In 1450 Johannes Gutenberg invented the printing press (leaving aside any prior Chinese claims) and became the progenitor of the most user-friendly form of information transfer yet invented … the book, then the magazine. As far as I am concerned while I tinker with eBooks, nothing approaches the satisfaction of  buying, opening and reading real, tactile, paper publications.

As an old publisher of books and (mostly) magazines, there is nothing quite so satisfying to me as starting with a blank sheet of paper and ending up with a publication that thousands of people will buy and read. Then when the first reader has finished with it, it can be passed on to other members of the family, friends and even total stranger, without fear of flouting some self-interest generated piracy law.

I still get a thrill out of going into my local newsagent to browse through the latest crop of publications. It is sad that the racks are depleted, as so many publications have gone out of business, but there are enough to keep me buying.
So seeing a copy of one of my favourite magazines on the stand was quit exciting.

I have mentioned before that I live in a small New South Wales country town … and that means we don’t always get every issue of every magazine.  In fact, it is about three years since I’ve seen a copy of Acne Paper on sale. I didn’t even open the copy before plonking down my money.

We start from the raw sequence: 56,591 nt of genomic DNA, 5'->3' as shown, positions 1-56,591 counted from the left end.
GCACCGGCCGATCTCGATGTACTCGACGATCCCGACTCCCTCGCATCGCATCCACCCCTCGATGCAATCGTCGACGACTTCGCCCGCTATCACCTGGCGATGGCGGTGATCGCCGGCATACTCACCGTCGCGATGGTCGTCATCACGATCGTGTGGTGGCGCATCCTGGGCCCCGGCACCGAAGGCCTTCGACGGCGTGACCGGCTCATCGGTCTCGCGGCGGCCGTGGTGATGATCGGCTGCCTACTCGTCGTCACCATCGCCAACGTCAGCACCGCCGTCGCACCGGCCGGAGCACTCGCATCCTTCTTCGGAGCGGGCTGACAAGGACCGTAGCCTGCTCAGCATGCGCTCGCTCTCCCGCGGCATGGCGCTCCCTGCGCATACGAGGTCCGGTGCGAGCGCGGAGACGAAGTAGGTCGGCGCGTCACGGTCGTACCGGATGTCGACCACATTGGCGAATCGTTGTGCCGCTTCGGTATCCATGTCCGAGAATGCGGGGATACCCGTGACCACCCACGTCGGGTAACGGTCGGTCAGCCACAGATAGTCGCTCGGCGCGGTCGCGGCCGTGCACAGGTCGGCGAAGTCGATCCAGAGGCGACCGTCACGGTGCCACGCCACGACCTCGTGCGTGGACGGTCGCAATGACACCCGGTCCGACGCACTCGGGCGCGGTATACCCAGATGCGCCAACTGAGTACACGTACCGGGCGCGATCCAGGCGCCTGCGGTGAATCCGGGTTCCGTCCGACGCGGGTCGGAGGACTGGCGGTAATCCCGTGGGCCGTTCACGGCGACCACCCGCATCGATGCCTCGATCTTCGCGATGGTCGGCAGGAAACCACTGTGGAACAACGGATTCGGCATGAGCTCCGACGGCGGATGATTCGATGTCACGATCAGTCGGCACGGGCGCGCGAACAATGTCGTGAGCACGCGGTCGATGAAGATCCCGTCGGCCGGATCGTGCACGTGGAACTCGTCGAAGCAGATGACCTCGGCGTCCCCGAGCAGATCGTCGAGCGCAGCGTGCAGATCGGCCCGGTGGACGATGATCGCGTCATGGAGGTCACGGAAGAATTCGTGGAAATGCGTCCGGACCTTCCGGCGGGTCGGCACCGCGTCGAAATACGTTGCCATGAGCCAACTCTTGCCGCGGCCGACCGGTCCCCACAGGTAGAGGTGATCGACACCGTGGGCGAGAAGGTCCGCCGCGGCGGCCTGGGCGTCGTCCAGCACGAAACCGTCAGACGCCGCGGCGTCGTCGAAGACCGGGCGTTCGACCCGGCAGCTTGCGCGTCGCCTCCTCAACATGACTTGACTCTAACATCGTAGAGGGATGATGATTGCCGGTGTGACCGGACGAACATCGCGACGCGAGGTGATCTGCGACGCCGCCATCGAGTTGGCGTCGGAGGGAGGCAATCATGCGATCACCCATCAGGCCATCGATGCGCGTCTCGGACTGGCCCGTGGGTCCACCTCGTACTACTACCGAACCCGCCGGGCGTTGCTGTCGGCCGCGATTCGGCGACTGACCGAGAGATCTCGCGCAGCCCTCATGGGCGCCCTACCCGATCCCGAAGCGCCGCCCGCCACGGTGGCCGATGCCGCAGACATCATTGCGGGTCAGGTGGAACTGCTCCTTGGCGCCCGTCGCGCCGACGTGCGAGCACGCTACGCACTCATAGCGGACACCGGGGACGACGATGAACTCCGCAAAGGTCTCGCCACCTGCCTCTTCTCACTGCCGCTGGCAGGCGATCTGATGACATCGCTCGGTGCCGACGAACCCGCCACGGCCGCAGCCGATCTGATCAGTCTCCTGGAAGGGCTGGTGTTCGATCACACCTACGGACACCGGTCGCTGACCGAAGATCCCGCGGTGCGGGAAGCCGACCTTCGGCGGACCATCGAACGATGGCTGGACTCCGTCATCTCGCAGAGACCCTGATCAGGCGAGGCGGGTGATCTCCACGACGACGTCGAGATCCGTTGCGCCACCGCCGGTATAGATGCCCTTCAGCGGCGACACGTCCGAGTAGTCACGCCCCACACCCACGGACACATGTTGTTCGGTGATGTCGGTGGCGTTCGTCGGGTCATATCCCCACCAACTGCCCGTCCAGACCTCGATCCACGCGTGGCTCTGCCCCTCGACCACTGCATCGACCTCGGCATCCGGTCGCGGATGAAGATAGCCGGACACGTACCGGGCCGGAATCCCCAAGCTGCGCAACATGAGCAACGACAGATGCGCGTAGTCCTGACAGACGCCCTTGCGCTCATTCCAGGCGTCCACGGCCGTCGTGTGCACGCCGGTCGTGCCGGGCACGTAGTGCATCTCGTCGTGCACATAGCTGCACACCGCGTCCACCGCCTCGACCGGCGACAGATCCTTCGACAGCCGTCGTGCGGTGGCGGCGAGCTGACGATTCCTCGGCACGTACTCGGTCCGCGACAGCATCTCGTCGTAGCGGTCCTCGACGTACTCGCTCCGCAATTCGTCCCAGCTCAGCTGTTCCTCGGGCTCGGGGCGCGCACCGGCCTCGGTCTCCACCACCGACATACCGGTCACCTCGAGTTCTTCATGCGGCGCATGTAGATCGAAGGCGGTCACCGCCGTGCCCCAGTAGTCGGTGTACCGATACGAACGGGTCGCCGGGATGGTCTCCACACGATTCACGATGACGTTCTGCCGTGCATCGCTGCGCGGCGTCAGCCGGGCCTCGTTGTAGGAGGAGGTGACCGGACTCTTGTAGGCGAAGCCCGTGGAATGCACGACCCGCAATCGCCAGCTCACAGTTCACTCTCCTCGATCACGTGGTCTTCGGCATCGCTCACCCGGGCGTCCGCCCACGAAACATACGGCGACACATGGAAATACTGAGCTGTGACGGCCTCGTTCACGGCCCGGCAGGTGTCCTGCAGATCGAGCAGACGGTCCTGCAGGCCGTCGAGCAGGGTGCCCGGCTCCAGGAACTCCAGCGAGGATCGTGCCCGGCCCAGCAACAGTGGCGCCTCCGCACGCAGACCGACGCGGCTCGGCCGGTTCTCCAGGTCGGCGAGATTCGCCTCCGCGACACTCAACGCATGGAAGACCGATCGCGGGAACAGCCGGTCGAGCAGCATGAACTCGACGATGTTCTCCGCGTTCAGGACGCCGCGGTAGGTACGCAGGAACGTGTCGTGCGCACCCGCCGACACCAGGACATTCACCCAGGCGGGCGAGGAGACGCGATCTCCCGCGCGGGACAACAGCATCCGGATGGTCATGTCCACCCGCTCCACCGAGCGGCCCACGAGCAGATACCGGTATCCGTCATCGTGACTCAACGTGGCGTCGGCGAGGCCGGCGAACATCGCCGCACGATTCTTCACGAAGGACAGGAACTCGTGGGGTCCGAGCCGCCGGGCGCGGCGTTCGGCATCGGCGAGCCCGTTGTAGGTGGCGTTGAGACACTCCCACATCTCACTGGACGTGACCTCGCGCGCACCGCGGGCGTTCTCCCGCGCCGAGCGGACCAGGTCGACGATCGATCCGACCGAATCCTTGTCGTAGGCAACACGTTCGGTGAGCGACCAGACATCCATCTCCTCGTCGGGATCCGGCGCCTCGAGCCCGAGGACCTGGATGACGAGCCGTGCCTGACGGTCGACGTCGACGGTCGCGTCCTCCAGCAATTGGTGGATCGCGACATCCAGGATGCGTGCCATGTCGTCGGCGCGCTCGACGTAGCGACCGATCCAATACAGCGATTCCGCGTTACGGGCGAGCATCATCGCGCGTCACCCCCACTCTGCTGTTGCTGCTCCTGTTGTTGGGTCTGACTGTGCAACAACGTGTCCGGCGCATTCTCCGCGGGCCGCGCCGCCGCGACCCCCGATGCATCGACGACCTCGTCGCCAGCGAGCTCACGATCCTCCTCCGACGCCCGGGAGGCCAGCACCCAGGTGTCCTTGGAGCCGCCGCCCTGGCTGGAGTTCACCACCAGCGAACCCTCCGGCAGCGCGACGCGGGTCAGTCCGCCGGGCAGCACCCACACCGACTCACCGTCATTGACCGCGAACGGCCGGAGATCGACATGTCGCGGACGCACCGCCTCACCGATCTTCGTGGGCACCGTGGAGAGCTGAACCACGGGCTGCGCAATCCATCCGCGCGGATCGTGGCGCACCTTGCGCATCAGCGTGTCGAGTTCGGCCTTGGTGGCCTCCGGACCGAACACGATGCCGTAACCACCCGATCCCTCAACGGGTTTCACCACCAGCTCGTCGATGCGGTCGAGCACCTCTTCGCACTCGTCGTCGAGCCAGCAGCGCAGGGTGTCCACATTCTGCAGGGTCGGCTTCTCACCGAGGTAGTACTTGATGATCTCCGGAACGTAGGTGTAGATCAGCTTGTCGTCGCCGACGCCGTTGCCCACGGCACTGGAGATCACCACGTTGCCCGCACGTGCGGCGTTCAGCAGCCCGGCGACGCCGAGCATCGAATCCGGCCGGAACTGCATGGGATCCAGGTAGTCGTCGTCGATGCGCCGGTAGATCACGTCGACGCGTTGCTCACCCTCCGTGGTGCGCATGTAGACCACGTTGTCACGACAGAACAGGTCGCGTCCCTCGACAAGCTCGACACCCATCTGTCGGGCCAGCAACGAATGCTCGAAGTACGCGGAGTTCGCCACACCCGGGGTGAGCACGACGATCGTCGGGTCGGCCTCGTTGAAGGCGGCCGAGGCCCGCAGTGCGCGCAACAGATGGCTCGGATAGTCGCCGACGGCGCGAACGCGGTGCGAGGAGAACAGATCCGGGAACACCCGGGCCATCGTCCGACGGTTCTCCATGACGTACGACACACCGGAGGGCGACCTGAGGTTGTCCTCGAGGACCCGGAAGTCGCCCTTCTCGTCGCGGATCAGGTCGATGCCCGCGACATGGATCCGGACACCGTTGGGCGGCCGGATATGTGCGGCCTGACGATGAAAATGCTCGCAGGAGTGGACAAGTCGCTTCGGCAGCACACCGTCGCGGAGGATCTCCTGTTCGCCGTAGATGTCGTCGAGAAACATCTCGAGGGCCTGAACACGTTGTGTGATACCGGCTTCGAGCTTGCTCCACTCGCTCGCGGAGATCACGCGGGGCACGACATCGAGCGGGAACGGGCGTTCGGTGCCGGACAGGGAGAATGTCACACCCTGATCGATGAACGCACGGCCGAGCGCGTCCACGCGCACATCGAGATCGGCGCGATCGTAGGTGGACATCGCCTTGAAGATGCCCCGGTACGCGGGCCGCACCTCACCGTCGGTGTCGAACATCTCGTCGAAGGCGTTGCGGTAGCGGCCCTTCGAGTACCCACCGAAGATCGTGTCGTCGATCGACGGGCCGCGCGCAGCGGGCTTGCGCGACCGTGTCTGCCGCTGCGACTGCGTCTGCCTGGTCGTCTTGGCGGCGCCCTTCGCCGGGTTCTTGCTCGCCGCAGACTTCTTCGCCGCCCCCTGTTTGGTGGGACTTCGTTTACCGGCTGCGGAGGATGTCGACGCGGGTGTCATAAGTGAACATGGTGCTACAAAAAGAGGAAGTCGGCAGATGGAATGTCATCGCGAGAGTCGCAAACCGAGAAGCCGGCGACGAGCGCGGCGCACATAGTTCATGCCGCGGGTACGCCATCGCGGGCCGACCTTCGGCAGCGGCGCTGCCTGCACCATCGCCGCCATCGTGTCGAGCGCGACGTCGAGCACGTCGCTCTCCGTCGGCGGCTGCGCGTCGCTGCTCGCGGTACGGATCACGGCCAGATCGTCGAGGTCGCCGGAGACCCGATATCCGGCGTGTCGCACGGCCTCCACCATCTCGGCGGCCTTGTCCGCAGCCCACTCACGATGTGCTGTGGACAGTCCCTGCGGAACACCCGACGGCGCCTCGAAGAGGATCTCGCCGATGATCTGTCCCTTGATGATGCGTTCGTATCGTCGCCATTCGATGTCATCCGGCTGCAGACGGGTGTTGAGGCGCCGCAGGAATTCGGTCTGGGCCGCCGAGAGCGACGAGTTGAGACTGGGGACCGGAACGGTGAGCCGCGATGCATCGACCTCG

The last issue I bought (it is published twice a year), was Issue number 9 – Winter 09 – a double saddle stitched 128 page publication. This latest (Number 13 – Spring 2012) is a perfect bound, 260 page behemoth bursting with some of the most interesting imagery I have seen in a very long time.

Acne Paper is not a photography magazine per se, and you are unlikely to see a camera review within its pages but you will find amazing photographs, and interviews with some equally amazing photographers.

Issue 13, for example, has a 14 page portfolio of the fashion photographs of Lillian Bassman, followed by four page interview … and I’m talking real pages, as Acne Paper measures a healthy vertical format 38cm x 28cm (15″ x 11″).  Another brilliant photography-oriented piece is about Gillian Wearing featuring self portraits as Andy Warhol, Robert Mapplethorpe and Diane Arbus.

In addition there are photographs by Irving Penn, and an interesting series of the male body by Anon, nudes by Bill Durgin and a series of erotic images from Paolo Roversi. And those are just the non-commercial images .. add in the fashion spreads by Roe Ethridge, Julia Hetta, Vivianne Sassen and you have one hell of feast for the photographic senses.

Ironically, after all my ravings about photographs the stand-out story is on the master of  Baroque fleshly paintings, Peter Paul Rubens. There are 24 pages to remind you just how talented he was. Wonderful.

All this and all I have done so far is look at the pictures. The reading is still to come.

I don’t know the whole story behind Acne Paper, but it seems to have started with Acne Studios in Stockholm, Sweden. The magazine is now HQ’d in London, but whoever is producing it they are doing a damned good job.


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